Slater, for his part, thanked people for donating and encouraging him throughout the legal process, and said he is eager to return to the field.

“This has seriously helped me to rekindle my passions, and once again go out and continue my work as a wildlife photographer and conservationist,” Slater said.

He did not specify whether he would be encouraging animals to take their own photographs again.

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Boat Auction at Pier 33 Marina September 16

New Boats, Used Boats, Docks, Boat Storage, Boat Repair at Pier 33

Pier 33 Marina is a full service marina featuring new boat sales, docks, storage, boat repair and maintenance.

Pier 33 Marina will be holding a boat auction on Saturday September 16 to liquidate three boats that have been acquired by Pier 33 through foreclosure or voluntary release.

Another Man’s Treasure Boat Auction will begin at 11 a.m. Saturday September 16 and will include a 1978 Trojan 28 flybridge boat, a 1988 Sea Ray 270 Amberjack and a 1988 Four Winns 245 Sundowner. The three boats are not being offered for sale until Saturday September 16 at auction time, but can be previewed each day from September 9 until time of the auction, during Pier 33’s regular business hours.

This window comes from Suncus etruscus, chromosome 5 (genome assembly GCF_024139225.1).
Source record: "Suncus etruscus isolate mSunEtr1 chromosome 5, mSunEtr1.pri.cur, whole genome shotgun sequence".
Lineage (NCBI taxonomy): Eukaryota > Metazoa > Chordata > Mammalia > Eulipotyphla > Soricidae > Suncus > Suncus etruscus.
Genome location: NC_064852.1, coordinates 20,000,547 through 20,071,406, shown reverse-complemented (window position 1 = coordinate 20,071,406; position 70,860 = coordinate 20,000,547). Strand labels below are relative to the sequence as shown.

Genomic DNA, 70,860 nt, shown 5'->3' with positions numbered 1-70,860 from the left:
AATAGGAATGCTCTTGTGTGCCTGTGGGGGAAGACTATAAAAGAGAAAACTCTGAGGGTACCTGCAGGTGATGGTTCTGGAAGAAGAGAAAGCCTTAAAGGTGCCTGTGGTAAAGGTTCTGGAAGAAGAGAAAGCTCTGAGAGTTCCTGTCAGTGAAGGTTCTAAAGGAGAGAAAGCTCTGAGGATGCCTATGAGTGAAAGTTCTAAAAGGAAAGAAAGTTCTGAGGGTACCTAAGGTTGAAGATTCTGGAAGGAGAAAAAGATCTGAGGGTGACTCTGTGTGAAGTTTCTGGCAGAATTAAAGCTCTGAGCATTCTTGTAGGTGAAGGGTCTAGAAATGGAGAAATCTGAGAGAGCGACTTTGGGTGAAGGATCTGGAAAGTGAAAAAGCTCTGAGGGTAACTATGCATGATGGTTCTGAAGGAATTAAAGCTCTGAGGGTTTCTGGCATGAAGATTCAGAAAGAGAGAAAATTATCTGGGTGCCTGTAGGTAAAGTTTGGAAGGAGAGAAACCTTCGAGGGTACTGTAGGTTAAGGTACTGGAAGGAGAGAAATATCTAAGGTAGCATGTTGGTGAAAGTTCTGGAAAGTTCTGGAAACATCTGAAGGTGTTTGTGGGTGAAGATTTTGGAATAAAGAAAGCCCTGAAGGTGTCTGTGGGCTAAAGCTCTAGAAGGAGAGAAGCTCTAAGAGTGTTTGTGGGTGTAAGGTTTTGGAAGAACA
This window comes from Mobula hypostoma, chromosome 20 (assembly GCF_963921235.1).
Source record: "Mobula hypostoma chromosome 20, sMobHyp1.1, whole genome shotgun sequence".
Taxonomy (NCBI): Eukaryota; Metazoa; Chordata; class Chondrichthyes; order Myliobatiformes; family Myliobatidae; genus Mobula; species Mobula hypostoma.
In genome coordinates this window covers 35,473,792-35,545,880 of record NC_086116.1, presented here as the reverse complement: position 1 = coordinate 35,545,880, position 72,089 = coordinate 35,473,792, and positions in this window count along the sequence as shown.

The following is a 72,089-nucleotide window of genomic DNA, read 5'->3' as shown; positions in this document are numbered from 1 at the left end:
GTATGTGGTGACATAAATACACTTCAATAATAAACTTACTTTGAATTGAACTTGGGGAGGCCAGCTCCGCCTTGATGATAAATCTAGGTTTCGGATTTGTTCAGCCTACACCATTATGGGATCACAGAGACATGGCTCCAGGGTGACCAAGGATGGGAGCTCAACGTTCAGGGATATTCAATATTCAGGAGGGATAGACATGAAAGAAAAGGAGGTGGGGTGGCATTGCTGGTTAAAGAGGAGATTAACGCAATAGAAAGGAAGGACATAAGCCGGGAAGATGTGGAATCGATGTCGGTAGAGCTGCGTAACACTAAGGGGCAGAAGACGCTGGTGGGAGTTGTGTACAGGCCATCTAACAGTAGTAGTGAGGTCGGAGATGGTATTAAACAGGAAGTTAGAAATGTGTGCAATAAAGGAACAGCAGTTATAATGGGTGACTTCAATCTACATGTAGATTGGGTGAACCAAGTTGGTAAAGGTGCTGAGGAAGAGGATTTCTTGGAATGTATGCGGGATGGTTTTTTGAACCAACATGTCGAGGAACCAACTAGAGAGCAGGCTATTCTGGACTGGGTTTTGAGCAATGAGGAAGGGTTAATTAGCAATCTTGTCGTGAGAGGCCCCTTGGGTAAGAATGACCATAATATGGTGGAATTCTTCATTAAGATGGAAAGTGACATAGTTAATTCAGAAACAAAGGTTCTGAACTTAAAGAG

A complete description, terms of the auction and a start-up video on each of the boats can be viewed on-line at

Another Man’s Treasure Boat Auction is being held in conjunction with the 2017 Pier 33 Yacht Brokerage Pre-Owned Boat Show, which began September 9 and continues through Sunday September 17. The Pre-Owned Boat Show features a wider selection of well-loved boats in a variety of sizes and styles.

Pier 33’s complete selection of pre-owned boats can be viewed on-line.

Pier 33 is a dealer for new boats from Robalo and Chaparral. Pier 33 is a full-service marina, with used boat sales, yacht brokerage, 170 docks, complete boat storage and boat repair services and boater conveniences such as Launch on Command and Hook ‘n Go options available in-season. Pier 33 serves boaters from a wide region, with boating clients based in Michigan, Indiana, Illinois, Ohio and Wisconsin.

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Special training helped Harbor Patrol deputies, lifeguards seize 1278 pounds of marijuana off San Clemente